Buddhism dwells on the interconnectedness of all beings, and here in Bodhgaya, amid the multilingual, multi-sectarian and social diversity, it is interesting to look for those connecting threads. Processions of Thai pilgrims wearing dust-masks; a group of Japanese tourists all dressed in yellow wind-cheaters and orange caps, looking like elderly school-children; a young Indian television anchor and her crew of two, filming a travel show — a comely wench, all pert and dimpled, she clambers happily over a sacred stupa to address the adoring camera — her world, a film starring only herself. Near the legendary peepal tree, an offshoot of the original under which the Master awoke to Enlightenment, a shaven-headed European girl deep in meditation, pours grain onto a plate over and over again, fervently polishing the shining disc of the mind.
We visit Rajgir where the Buddha preached, stopping for a nimbu soda at the Sanghamitra Lassi Corner (but there’s also a Tathagatha Wine Shop that the Lord of Renunciation would probably have frowned upon). Ahead is Venuvan where He bathed and where robed monks feed the schools of enormous carp in the pond. It’s a Naxal bundh that day and armed gunmen stand guard over the bathing site of the Apostle of Non-Violence. Not far from here is Munger, a small town that regularly makes headlines for its flourishing cottage industry of illegal arms manufacture. Settlements along the Ganga, on river islands and even floating manufacturing facilities on the river, churn out millions of firearms and bombs that find their way to the Red Corridor, to the underworld and to small-time thugs in Delhi. Accidents are common at these factories, for the labour is underage, and understandably, quality control is not a priority. When accidents happen, the bodies are easily disposed off into the holy Ganga. A one-shot desi katta can be purchased in these parts for as little as Rs 300, available as easily as paan, says a paan-wala. India is a country that broadens the mind.
Our next stop is Nalanda, site of the legendary University. Far removed from guns and from the complexities of the world, it lies rapt in an inward trance under a healing sun. Pilgrims walk quietly among the brickwork, sitting to meditate and to chant, or to pose for Instagrammed pictures for Facebook. A Japanese artist sketches a portrait of mine — I learn later that he is a very famous artist. Somewhere in a far away land, there possibly hangs a portrait of mine that’s worth a lot of money.
Each morning on the train, we are pleasantly awakened by the deep bass intonation of Buddham Sharanam Gacchami over the PA system. Sarnath, our next stop, is where the Buddha preached his first sermon. It is said that after his Enlightenment, the Buddha at first did not want to speak of his vision. What he had experienced was so vast, so fathomless, so beyond human intellect, that it would be futile to attempt to communicate it in words. And yet human suffering was so deep that he was moved to compassion and tried then to teach that which cannot be taught. Buddhism at its birth was clear and lucent, proceeding logically step by step through an analysis of the human predicament, and culminating in the remedy. Buddha said, “I show you suffering, and I show you the way out of suffering”. The Deer Park at Sarnath is a peaceful, orderly place with the low contours of stupas rising out among the flower beds. The coloured robes of lamas and lay monks ebb and flow around the monuments in a cadence of devotion. Occasionally, tour leaders will violate the peace by bellowing out the story of the Lord of Silence through a megaphone.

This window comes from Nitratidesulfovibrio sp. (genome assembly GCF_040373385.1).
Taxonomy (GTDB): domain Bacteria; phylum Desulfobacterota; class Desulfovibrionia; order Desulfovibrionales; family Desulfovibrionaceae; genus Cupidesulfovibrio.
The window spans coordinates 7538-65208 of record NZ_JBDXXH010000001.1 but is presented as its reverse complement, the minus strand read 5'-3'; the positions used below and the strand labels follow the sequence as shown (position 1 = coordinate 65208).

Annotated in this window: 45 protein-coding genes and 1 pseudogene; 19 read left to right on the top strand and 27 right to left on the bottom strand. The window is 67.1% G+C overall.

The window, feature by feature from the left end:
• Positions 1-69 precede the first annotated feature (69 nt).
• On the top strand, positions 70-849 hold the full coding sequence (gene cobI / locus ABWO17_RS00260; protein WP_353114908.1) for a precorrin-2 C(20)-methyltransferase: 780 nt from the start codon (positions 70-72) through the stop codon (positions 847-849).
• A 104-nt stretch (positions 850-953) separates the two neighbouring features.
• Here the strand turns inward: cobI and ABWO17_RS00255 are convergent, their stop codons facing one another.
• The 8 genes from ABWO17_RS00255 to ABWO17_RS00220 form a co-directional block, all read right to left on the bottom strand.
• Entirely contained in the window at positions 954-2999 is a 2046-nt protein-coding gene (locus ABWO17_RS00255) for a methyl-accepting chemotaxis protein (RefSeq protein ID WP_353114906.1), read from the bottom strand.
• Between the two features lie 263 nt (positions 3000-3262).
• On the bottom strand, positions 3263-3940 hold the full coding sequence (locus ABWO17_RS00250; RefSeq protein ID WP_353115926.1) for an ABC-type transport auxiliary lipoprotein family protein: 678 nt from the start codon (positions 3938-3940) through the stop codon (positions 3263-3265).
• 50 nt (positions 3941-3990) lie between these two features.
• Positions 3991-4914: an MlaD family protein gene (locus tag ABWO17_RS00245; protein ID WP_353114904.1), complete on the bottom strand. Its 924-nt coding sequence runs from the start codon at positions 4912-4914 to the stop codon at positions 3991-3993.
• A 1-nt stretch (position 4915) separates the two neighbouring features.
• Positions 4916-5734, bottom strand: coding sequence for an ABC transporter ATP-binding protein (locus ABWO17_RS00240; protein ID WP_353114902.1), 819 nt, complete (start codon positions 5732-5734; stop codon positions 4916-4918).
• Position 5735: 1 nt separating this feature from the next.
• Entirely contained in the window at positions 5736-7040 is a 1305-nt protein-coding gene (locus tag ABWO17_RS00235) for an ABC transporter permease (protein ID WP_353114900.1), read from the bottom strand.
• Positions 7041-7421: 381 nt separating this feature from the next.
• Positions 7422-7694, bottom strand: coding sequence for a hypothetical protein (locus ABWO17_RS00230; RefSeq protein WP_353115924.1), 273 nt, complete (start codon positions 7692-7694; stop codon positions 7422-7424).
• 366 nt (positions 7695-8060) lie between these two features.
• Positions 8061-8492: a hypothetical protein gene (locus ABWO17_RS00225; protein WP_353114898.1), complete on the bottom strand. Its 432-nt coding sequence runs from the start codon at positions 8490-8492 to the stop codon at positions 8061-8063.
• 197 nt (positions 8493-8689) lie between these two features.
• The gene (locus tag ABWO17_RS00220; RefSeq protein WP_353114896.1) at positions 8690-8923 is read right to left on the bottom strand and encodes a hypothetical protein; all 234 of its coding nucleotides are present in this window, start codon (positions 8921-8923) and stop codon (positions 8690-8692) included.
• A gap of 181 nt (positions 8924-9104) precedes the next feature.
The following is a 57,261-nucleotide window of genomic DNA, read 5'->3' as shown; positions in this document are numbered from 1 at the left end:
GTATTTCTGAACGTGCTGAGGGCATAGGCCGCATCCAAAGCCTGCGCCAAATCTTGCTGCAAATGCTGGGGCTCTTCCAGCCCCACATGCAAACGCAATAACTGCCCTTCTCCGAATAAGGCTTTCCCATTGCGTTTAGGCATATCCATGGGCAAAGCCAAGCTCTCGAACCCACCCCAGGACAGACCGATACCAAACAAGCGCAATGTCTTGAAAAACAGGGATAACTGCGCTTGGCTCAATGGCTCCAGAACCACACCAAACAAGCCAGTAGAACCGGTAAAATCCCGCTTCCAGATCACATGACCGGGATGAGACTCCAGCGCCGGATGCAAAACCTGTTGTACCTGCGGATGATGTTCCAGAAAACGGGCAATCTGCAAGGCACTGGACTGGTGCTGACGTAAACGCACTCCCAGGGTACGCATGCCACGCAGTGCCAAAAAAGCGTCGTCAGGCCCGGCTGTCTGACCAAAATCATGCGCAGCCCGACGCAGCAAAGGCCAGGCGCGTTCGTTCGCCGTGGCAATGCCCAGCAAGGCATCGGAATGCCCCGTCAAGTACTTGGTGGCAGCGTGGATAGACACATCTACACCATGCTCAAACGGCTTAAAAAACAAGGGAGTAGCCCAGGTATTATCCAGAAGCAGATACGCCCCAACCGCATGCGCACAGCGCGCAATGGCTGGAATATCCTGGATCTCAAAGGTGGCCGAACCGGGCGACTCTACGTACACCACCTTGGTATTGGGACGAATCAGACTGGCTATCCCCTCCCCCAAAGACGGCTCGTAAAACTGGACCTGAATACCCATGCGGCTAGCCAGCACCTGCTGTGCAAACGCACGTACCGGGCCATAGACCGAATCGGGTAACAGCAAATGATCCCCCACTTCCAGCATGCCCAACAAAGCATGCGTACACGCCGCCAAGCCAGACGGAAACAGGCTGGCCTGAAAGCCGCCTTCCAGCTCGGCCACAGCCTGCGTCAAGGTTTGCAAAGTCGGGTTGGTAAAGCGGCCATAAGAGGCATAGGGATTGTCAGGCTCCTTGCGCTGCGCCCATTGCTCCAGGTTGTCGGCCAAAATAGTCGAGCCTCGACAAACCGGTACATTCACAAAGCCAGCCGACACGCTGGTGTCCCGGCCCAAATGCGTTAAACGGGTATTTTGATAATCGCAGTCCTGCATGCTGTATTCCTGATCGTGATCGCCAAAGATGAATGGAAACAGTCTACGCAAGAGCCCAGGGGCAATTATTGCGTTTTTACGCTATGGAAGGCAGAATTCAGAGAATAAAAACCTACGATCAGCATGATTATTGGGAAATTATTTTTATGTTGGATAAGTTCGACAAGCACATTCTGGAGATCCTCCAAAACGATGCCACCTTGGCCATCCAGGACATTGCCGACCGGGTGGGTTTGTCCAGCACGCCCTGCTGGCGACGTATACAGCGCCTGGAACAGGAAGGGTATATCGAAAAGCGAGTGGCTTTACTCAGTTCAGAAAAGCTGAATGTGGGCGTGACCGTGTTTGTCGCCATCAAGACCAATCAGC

As he lay dying at Kushinagar, the Buddha spoke to his disciple, “Do not weep, Ananda, for decay is inherent in all component things. And the cause of death is birth.” It is this cool, lucid, irrefutable logic that remains the hallmark of pure Buddhist doctrine. Logical, yet comforting and compassionate towards the human condition. Kushinagar is the site of the famous statue of the dying Buddha. It appears to be made of gold, but it is actually sandstone that is covered with the sticky gold foil that devotees have pressed onto it. For believers, it is an emotional moment, and some Thai women begin to weep and beat their heads against the stone.
Lumbini, where he was born, is across the Nepal border and we are taken there by bus. A bone-rattling ride through north-eastern UP takes us past old bungalows of British era, railway colonies with old spreading trees in large misty and overgrown compounds. As the gun-shops of Gorakhpur give way to the snooker parlours of Nepal, we arrive at Lumbini where Gautama’s mother gave birth to him standing under a tree.
The tour takes you deep into the mofussil countryside, past Gonda, Bahraich and Balrampur — places richly described in old British Gazetteers compiled by diligent district officials of the time. We arrive at Sravasti where Buddha spent the monsoons, and Sahet-Maheth, where he ascended to heaven to meet his mother in dazzling fire-water manifestation in the sky. Buddhism is a piquant mix of spare, rationalist reductionism and an almost hallucinatory cosmology and iconography.
In a twist that is uniquely Indian, our Buddhist tour culminates at an Islamic monument — the Taj Mahal. And it is here that I find my soul silenced finally by the towering, flawless beauty of the monument. I am moved beyond words at its inner symmetry that cannot but have been divinely forged. No photograph ever comes close to communicating the Taj’s peculiar alchemy — the stone that seems to be spun from the substance of the sky, the colours that shift with the hour, the delicacy despite the soaring dimension. It is here finally, that I glimpse the Buddha’s shining disc, the 1,000-petalled lotus emanating light and love.